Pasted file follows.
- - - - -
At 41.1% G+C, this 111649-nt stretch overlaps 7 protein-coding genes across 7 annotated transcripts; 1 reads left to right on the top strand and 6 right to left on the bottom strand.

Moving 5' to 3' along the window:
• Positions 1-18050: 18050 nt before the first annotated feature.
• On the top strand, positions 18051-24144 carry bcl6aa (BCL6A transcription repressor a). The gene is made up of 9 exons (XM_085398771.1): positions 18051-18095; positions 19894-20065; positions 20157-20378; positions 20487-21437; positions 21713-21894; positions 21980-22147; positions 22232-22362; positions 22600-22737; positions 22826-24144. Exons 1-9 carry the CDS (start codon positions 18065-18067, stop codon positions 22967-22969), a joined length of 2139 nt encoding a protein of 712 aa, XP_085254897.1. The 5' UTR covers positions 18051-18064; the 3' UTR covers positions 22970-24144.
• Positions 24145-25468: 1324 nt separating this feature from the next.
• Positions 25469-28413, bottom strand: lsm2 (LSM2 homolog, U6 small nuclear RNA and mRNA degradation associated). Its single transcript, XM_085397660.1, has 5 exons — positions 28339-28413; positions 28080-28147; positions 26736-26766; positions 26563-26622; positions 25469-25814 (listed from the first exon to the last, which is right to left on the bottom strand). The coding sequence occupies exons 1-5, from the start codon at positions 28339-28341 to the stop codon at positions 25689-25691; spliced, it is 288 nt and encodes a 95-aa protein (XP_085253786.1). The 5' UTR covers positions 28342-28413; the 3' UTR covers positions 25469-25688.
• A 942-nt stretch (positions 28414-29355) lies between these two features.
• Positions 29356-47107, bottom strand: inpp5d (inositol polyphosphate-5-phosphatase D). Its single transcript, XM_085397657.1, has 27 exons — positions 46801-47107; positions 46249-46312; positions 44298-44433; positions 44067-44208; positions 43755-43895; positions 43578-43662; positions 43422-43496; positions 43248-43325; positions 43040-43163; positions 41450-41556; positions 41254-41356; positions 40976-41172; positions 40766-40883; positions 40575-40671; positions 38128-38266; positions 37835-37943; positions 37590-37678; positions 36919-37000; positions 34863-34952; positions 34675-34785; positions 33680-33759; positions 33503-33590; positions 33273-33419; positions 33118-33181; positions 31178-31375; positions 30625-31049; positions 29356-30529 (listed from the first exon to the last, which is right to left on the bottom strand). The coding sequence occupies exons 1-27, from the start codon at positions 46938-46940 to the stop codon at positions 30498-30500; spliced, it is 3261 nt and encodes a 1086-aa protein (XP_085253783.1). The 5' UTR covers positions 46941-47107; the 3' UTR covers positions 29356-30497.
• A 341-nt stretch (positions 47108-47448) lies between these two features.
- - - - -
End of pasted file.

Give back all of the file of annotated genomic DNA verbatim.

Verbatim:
At 41.1% G+C, this 111649-nt stretch overlaps 7 protein-coding genes across 7 annotated transcripts; 1 reads left to right on the top strand and 6 right to left on the bottom strand.

Moving 5' to 3' along the window:
• Positions 1-18050: 18050 nt before the first annotated feature.
• On the top strand, positions 18051-24144 carry bcl6aa (BCL6A transcription repressor a). The gene is made up of 9 exons (XM_085398771.1): positions 18051-18095; positions 19894-20065; positions 20157-20378; positions 20487-21437; positions 21713-21894; positions 21980-22147; positions 22232-22362; positions 22600-22737; positions 22826-24144. Exons 1-9 carry the CDS (start codon positions 18065-18067, stop codon positions 22967-22969), a joined length of 2139 nt encoding a protein of 712 aa, XP_085254897.1. The 5' UTR covers positions 18051-18064; the 3' UTR covers positions 22970-24144.
• Positions 24145-25468: 1324 nt separating this feature from the next.
• Positions 25469-28413, bottom strand: lsm2 (LSM2 homolog, U6 small nuclear RNA and mRNA degradation associated). Its single transcript, XM_085397660.1, has 5 exons — positions 28339-28413; positions 28080-28147; positions 26736-26766; positions 26563-26622; positions 25469-25814 (listed from the first exon to the last, which is right to left on the bottom strand). The coding sequence occupies exons 1-5, from the start codon at positions 28339-28341 to the stop codon at positions 25689-25691; spliced, it is 288 nt and encodes a 95-aa protein (XP_085253786.1). The 5' UTR covers positions 28342-28413; the 3' UTR covers positions 25469-25688.
• A 942-nt stretch (positions 28414-29355) lies between these two features.
• Positions 29356-47107, bottom strand: inpp5d (inositol polyphosphate-5-phosphatase D). Its single transcript, XM_085397657.1, has 27 exons — positions 46801-47107; positions 46249-46312; positions 44298-44433; positions 44067-44208; positions 43755-43895; positions 43578-43662; positions 43422-43496; positions 43248-43325; positions 43040-43163; positions 41450-41556; positions 41254-41356; positions 40976-41172; positions 40766-40883; positions 40575-40671; positions 38128-38266; positions 37835-37943; positions 37590-37678; positions 36919-37000; positions 34863-34952; positions 34675-34785; positions 33680-33759; positions 33503-33590; positions 33273-33419; positions 33118-33181; positions 31178-31375; positions 30625-31049; positions 29356-30529 (listed from the first exon to the last, which is right to left on the bottom strand). The coding sequence occupies exons 1-27, from the start codon at positions 46938-46940 to the stop codon at positions 30498-30500; spliced, it is 3261 nt and encodes a 1086-aa protein (XP_085253783.1). The 5' UTR covers positions 46941-47107; the 3' UTR covers positions 29356-30497.
• A 341-nt stretch (positions 47108-47448) lies between these two features.